The Washington Times - October 3, 2012, 12:53PM

The ACC will move back to an eight-game football schedule after the recent announcement of an arrangement with Notre Dam, scrapping plans to move to a nine-game schedule.

The conference will stick with an eight-game schedule next year when Pittsburgh and Syracuse join the league.


The ACC also announced changes in basketball and baseball. As for how those impact Maryland?


With eight league games rather than nine, Maryland will have some nonconference scheduling holes to fill in the coming years. Like the rest of the ACC, the Terrapins had planned for only three nonconference games since the scheduling arrangement was announced earlier this year.

As for what it does for the conference slate, there will be six division games (Boston College, Clemson, Florida State, N.C. State, Syracuse and Wake Forest), one primary partner (Virginia) and one rotating opponent from the Coastal Division.

Previously, there were two rotating opponents from the Coastal; for example, Maryland played Miami and Georgia Tech last year and faces Georgia Tech and North Carolina this season. How that rotation will continue (and whether it might impact the home game against Virginia Tech Maryland has already moved to Baltimore in 2014) is uncertain.


The ACC will maintain an 18-game league schedule with the addition of not only Pittsburgh and Syracuse in 2013-14, but also Notre Dame whenever the Fighting Irish begin play in the conference.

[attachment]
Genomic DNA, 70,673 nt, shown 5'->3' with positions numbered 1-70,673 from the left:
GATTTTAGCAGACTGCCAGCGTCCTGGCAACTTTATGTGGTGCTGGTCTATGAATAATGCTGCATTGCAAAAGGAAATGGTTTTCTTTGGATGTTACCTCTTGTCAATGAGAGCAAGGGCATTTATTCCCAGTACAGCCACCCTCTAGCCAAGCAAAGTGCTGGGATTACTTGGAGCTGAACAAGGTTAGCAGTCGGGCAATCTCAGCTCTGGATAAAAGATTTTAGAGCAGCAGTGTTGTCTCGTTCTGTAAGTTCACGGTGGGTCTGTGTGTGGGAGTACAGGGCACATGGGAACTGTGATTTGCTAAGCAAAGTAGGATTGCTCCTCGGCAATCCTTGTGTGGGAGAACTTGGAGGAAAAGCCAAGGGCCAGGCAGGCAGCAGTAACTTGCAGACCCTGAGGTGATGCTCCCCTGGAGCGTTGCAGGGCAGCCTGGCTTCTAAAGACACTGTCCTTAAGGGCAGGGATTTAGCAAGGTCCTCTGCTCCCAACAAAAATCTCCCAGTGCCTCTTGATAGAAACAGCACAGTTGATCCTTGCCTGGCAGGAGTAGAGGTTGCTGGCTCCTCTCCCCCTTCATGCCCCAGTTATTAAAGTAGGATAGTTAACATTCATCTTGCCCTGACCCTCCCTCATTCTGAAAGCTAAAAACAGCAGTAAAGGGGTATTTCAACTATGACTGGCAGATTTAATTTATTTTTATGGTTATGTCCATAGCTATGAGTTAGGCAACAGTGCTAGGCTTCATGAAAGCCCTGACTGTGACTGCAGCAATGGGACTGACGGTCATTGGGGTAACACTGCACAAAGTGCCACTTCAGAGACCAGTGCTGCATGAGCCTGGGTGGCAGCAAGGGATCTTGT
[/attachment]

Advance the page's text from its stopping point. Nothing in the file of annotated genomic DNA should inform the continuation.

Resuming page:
Maryland’s primary partners will be Pittsburgh and Virginia; they previously were Duke and Virginia, and the Terps were slated to have only Pittsburgh as a primary partner under the previous arrangement. Primary partners play home-and-home series every year.

The rest of the league schedule will feature two home-and-homes and 10 single games, with the opponents involved in that situation rotating from year to year.

The ACC tournament will include all 15 teams —- with three Wednesday games —- and the ACC/Big Ten Challenge will feature only the top 12 teams in the RPI from the previous year.


The ACC will adopt a 10-team conference tournament. Maryland has not advanced to the eight-team ACC tournament since the league expanded to 12 teams in 2006.

—- Patrick Stevens